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CRIMINAL LAW I.

Revised Penal Code / Special Laws, Presidential Decrees, and


Executive Orders A. Book 1 (Articles 1-99, RPC, excluding provisions on civil
liability), including related Special Laws 1. FUNDAMENTAL PRINCIPLES Definition of
Criminal Law (1) Criminal law is that branch of municipal law which defines crimes,
treats of their nature and provides for their punishment. (2) It is that branch of
public substantive law which defines offenses and prescribes their penalties. It is
substantive because it defines the states right to inflict punishment and the liability
of the offenders. It is public law because it deals with the relation of the individual
with the state. DIFFERENCE BETWEEN MALA IN SE AND MALA PROHIBITA Violations
of the Revised Penal Code are referred to as malum in se, which literally means, that
the act is inherently evil or bad or per se wrongful. On the other hand, violations of
special laws are generally referred to as malum prohibitum. Note, however, that not
all violations of special laws are mala prohibita. While intentional felonies are always
mala in se, it does not follow that prohibited acts done in violation of special laws
are always mala prohibita. Even if the crime is punished under a special law, if the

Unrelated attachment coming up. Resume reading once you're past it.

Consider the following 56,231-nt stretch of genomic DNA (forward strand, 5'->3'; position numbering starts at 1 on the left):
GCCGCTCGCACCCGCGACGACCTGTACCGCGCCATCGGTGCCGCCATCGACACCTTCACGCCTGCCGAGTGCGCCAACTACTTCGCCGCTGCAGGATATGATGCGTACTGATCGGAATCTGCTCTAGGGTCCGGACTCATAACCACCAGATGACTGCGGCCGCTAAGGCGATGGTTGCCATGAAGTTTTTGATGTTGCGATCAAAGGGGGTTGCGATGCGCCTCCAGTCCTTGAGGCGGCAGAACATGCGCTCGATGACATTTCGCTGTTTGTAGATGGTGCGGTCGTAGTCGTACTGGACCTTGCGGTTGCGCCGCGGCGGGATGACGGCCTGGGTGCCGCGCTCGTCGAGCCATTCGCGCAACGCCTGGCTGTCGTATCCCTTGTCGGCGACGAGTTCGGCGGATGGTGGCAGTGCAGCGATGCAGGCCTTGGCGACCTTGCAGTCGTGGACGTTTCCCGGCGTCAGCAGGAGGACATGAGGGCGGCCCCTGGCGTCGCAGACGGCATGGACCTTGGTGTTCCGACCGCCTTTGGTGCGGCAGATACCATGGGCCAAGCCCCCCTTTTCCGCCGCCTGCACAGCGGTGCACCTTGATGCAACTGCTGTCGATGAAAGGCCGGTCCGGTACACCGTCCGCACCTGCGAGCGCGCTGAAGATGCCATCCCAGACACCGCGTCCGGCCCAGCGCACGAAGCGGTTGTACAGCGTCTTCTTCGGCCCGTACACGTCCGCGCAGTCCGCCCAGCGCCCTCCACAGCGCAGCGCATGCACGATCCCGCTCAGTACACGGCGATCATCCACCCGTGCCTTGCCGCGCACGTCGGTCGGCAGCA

act punished is one which is inherently wrong, the same is malum in se, and,
therefore, good faith and the lack of criminal intent is a valid defense; unless it is
the product of criminal negligence or culpa. Likewise when the special laws requires
that the punished act be committed knowingly and willfully, criminal intent is
required to be proved before criminal liability may arise. When the act penalized is
not inherently wrong, it is wrong only because a law punishes the same. For
example, Presidential Decree No. 532 punishes piracy in Philippine waters and the
special law punishing brigandage in the highways. These acts are inherently wrong
and although they are punished under special law, the acts themselves are mala in
se; thus, good faith or lack of criminal intent is a defense. Distinction between
crimes punished under the Revised Penal Code and crimes punished under special
laws 1. As to moral trait of the offender In crimes punished under the Revised Penal
Code, the moral trait of the offender is considered. This is why liability would only
arise when there is dolo or culpa in the commission of the punishable act. In crimes
punished under special laws, the moral trait of the offender is not considered; it is
enough that the prohibited act was voluntarily done. 2. As to use of good faith as
defense In crimes punished under the Revised Penal Code, good faith or lack of
criminal intent is a valid defense; unless the crime is the result of culpa In crimes
punished under special laws, good faith is not a defense 3. As to degree of
accomplishment of the crime In crimes punished under the Revised Penal Code, the
degree of accomplishment of the crime is taken into account in punishing the
offender; thus, there are attempted, frustrated, and consummated stages in the
commission of the crime. In crimes punished under special laws, the act gives rise
to a crime only when it is consummated; there are no attempted or frustrated
stages, unless the special law expressly penalize the mere attempt or frustration of
the crime. 4. As to mitigating and aggravating circumstances In crimes punished
under the Revised Penal Code, mitigating and aggravating